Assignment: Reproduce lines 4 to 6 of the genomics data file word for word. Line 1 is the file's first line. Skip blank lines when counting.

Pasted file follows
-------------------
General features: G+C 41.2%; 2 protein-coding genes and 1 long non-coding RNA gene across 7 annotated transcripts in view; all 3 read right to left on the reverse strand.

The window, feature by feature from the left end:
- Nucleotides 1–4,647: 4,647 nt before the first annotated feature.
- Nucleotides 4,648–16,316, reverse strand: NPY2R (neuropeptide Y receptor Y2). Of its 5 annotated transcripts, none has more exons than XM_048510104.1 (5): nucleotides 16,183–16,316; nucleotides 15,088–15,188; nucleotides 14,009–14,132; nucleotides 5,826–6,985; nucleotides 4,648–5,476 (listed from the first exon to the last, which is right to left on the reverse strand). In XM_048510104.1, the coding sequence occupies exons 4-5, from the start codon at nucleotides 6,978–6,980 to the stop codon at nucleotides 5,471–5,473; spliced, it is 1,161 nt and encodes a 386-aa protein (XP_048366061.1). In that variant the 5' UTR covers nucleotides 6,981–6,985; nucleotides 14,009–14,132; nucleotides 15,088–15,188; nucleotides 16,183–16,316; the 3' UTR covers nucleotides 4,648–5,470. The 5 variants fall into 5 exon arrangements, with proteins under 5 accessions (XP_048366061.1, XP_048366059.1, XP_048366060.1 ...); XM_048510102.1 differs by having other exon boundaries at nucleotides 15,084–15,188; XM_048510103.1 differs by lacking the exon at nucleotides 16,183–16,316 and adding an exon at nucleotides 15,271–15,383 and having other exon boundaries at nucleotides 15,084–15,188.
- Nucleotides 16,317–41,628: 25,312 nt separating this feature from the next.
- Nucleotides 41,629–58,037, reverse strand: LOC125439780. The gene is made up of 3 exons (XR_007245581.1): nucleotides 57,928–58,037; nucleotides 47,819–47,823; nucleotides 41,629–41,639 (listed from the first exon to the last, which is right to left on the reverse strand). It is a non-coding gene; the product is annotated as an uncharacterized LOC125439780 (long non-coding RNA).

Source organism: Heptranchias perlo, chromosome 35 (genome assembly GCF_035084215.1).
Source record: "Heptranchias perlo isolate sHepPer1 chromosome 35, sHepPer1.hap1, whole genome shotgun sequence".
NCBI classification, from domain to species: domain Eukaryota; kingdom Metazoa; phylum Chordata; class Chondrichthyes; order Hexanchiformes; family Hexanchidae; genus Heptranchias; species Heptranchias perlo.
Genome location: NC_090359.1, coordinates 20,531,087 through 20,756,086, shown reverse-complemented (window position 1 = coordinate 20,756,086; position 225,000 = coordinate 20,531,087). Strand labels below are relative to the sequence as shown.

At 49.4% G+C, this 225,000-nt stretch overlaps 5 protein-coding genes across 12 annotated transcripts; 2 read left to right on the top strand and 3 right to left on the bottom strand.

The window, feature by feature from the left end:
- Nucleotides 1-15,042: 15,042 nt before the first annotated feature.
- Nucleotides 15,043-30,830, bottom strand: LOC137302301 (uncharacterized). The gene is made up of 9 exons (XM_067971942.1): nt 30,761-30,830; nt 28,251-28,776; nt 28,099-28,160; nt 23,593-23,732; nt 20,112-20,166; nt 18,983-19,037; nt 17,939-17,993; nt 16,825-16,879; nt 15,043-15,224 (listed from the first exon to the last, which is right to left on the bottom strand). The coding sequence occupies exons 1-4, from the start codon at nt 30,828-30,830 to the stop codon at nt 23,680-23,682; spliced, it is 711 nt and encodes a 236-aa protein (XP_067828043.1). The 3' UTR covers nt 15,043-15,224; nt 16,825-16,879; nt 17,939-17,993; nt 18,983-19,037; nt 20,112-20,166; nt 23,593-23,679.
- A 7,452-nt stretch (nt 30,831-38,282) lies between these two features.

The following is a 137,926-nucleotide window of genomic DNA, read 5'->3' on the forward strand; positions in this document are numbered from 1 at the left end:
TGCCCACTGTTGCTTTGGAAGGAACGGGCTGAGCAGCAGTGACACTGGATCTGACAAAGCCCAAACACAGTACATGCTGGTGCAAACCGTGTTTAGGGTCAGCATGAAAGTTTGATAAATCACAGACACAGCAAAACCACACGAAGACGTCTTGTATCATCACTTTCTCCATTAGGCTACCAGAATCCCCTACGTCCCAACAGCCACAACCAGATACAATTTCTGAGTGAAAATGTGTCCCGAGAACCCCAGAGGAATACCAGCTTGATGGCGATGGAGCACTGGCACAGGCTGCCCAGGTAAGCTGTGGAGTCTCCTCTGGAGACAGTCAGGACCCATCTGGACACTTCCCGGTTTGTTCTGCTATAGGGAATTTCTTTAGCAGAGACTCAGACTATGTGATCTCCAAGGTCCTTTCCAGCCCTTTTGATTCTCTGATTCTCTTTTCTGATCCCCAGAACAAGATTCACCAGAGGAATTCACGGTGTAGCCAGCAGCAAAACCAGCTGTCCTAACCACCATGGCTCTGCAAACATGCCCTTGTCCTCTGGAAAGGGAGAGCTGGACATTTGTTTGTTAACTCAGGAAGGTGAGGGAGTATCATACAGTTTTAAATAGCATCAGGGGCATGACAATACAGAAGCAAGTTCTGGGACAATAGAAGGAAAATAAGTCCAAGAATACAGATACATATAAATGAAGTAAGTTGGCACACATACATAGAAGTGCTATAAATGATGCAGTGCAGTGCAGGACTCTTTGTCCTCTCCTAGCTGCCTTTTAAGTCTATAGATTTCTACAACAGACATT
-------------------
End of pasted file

- Nucleotides 4,648–16,316, reverse strand: NPY2R (neuropeptide Y receptor Y2). Of its 5 annotated transcripts, none has more exons than XM_048510104.1 (5): nucleotides 16,183–16,316; nucleotides 15,088–15,188; nucleotides 14,009–14,132; nucleotides 5,826–6,985; nucleotides 4,648–5,476 (listed from the first exon to the last, which is right to left on the reverse strand). In XM_048510104.1, the coding sequence occupies exons 4-5, from the start codon at nucleotides 6,978–6,980 to the stop codon at nucleotides 5,471–5,473; spliced, it is 1,161 nt and encodes a 386-aa protein (XP_048366061.1). In that variant the 5' UTR covers nucleotides 6,981–6,985; nucleotides 14,009–14,132; nucleotides 15,088–15,188; nucleotides 16,183–16,316; the 3' UTR covers nucleotides 4,648–5,470. The 5 variants fall into 5 exon arrangements, with proteins under 5 accessions (XP_048366061.1, XP_048366059.1, XP_048366060.1 ...); XM_048510102.1 differs by having other exon boundaries at nucleotides 15,084–15,188; XM_048510103.1 differs by lacking the exon at nucleotides 16,183–16,316 and adding an exon at nucleotides 15,271–15,383 and having other exon boundaries at nucleotides 15,084–15,188.
- Nucleotides 16,317–41,628: 25,312 nt separating this feature from the next.
- Nucleotides 41,629–58,037, reverse strand: LOC125439780. The gene is made up of 3 exons (XR_007245581.1): nucleotides 57,928–58,037; nucleotides 47,819–47,823; nucleotides 41,629–41,639 (listed from the first exon to the last, which is right to left on the reverse strand). It is a non-coding gene; the product is annotated as an uncharacterized LOC125439780 (long non-coding RNA).